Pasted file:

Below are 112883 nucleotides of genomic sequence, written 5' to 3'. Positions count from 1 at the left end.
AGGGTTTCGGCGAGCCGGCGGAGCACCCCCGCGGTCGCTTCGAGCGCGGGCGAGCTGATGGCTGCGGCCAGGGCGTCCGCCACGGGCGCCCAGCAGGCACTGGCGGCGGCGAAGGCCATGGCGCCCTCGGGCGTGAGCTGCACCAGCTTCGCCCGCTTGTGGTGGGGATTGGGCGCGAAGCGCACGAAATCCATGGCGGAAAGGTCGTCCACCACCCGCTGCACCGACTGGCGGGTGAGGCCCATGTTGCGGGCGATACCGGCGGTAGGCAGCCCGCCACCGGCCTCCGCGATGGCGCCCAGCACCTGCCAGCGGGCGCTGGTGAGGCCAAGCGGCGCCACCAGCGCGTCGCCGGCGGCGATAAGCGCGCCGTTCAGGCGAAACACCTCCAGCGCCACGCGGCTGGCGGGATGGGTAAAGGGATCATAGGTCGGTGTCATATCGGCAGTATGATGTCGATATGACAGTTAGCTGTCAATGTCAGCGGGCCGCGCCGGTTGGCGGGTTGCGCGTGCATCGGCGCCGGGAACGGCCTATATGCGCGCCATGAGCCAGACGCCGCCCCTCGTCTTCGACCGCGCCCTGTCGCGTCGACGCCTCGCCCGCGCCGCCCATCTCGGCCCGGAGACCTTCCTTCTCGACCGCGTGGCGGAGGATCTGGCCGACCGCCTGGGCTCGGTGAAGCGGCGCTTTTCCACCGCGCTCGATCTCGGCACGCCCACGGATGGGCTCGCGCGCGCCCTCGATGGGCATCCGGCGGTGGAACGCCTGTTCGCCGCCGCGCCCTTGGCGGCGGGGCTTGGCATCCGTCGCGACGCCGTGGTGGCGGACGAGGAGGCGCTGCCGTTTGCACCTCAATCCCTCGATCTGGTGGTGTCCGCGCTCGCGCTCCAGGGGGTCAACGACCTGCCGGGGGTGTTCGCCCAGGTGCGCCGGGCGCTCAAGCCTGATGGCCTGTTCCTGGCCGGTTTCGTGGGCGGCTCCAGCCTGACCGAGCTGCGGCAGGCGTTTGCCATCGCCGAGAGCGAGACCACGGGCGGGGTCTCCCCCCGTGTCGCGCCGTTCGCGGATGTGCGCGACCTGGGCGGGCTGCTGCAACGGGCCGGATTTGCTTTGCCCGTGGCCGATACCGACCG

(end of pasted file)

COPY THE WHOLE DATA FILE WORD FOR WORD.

Below are 112883 nucleotides of genomic sequence, written 5' to 3'. Positions count from 1 at the left end.
AGGGTTTCGGCGAGCCGGCGGAGCACCCCCGCGGTCGCTTCGAGCGCGGGCGAGCTGATGGCTGCGGCCAGGGCGTCCGCCACGGGCGCCCAGCAGGCACTGGCGGCGGCGAAGGCCATGGCGCCCTCGGGCGTGAGCTGCACCAGCTTCGCCCGCTTGTGGTGGGGATTGGGCGCGAAGCGCACGAAATCCATGGCGGAAAGGTCGTCCACCACCCGCTGCACCGACTGGCGGGTGAGGCCCATGTTGCGGGCGATACCGGCGGTAGGCAGCCCGCCACCGGCCTCCGCGATGGCGCCCAGCACCTGCCAGCGGGCGCTGGTGAGGCCAAGCGGCGCCACCAGCGCGTCGCCGGCGGCGATAAGCGCGCCGTTCAGGCGAAACACCTCCAGCGCCACGCGGCTGGCGGGATGGGTAAAGGGATCATAGGTCGGTGTCATATCGGCAGTATGATGTCGATATGACAGTTAGCTGTCAATGTCAGCGGGCCGCGCCGGTTGGCGGGTTGCGCGTGCATCGGCGCCGGGAACGGCCTATATGCGCGCCATGAGCCAGACGCCGCCCCTCGTCTTCGACCGCGCCCTGTCGCGTCGACGCCTCGCCCGCGCCGCCCATCTCGGCCCGGAGACCTTCCTTCTCGACCGCGTGGCGGAGGATCTGGCCGACCGCCTGGGCTCGGTGAAGCGGCGCTTTTCCACCGCGCTCGATCTCGGCACGCCCACGGATGGGCTCGCGCGCGCCCTCGATGGGCATCCGGCGGTGGAACGCCTGTTCGCCGCCGCGCCCTTGGCGGCGGGGCTTGGCATCCGTCGCGACGCCGTGGTGGCGGACGAGGAGGCGCTGCCGTTTGCACCTCAATCCCTCGATCTGGTGGTGTCCGCGCTCGCGCTCCAGGGGGTCAACGACCTGCCGGGGGTGTTCGCCCAGGTGCGCCGGGCGCTCAAGCCTGATGGCCTGTTCCTGGCCGGTTTCGTGGGCGGCTCCAGCCTGACCGAGCTGCGGCAGGCGTTTGCCATCGCCGAGAGCGAGACCACGGGCGGGGTCTCCCCCCGTGTCGCGCCGTTCGCGGATGTGCGCGACCTGGGCGGGCTGCTGCAACGGGCCGGATTTGCTTTGCCCGTGGCCGATACCGACCG